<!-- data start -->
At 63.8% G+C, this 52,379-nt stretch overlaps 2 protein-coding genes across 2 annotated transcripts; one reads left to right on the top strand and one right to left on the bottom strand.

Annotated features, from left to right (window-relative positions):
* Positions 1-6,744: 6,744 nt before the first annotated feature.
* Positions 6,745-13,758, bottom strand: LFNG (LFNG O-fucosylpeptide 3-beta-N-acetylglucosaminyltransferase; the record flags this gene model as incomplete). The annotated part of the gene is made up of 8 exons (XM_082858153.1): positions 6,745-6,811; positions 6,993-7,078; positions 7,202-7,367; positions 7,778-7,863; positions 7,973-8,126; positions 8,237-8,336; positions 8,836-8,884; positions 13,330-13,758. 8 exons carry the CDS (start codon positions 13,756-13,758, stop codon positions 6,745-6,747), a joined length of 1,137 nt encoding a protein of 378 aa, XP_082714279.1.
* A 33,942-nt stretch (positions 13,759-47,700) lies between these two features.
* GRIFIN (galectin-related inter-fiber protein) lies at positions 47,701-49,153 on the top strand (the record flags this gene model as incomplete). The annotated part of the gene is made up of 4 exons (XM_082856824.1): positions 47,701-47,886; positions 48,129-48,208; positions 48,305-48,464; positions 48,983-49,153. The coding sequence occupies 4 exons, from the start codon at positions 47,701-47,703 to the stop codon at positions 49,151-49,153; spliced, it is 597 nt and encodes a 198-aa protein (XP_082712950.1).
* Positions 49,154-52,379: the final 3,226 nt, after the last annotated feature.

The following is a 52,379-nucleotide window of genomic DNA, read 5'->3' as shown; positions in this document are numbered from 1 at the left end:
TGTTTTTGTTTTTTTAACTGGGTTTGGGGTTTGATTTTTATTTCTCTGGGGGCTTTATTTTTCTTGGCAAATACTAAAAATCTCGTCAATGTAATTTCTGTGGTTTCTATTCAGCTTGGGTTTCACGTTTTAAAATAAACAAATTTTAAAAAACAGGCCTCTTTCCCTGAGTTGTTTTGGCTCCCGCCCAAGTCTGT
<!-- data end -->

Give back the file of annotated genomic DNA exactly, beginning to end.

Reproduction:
At 63.8% G+C, this 52,379-nt stretch overlaps 2 protein-coding genes across 2 annotated transcripts; one reads left to right on the top strand and one right to left on the bottom strand.

Annotated features, from left to right (window-relative positions):
* Positions 1-6,744: 6,744 nt before the first annotated feature.
* Positions 6,745-13,758, bottom strand: LFNG (LFNG O-fucosylpeptide 3-beta-N-acetylglucosaminyltransferase; the record flags this gene model as incomplete). The annotated part of the gene is made up of 8 exons (XM_082858153.1): positions 6,745-6,811; positions 6,993-7,078; positions 7,202-7,367; positions 7,778-7,863; positions 7,973-8,126; positions 8,237-8,336; positions 8,836-8,884; positions 13,330-13,758. 8 exons carry the CDS (start codon positions 13,756-13,758, stop codon positions 6,745-6,747), a joined length of 1,137 nt encoding a protein of 378 aa, XP_082714279.1.
* A 33,942-nt stretch (positions 13,759-47,700) lies between these two features.
* GRIFIN (galectin-related inter-fiber protein) lies at positions 47,701-49,153 on the top strand (the record flags this gene model as incomplete). The annotated part of the gene is made up of 4 exons (XM_082856824.1): positions 47,701-47,886; positions 48,129-48,208; positions 48,305-48,464; positions 48,983-49,153. The coding sequence occupies 4 exons, from the start codon at positions 47,701-47,703 to the stop codon at positions 49,151-49,153; spliced, it is 597 nt and encodes a 198-aa protein (XP_082712950.1).
* Positions 49,154-52,379: the final 3,226 nt, after the last annotated feature.

The following is a 52,379-nucleotide window of genomic DNA, read 5'->3' as shown; positions in this document are numbered from 1 at the left end:
TGTTTTTGTTTTTTTAACTGGGTTTGGGGTTTGATTTTTATTTCTCTGGGGGCTTTATTTTTCTTGGCAAATACTAAAAATCTCGTCAATGTAATTTCTGTGGTTTCTATTCAGCTTGGGTTTCACGTTTTAAAATAAACAAATTTTAAAAAACAGGCCTCTTTCCCTGAGTTGTTTTGGCTCCCGCCCAAGTCTGT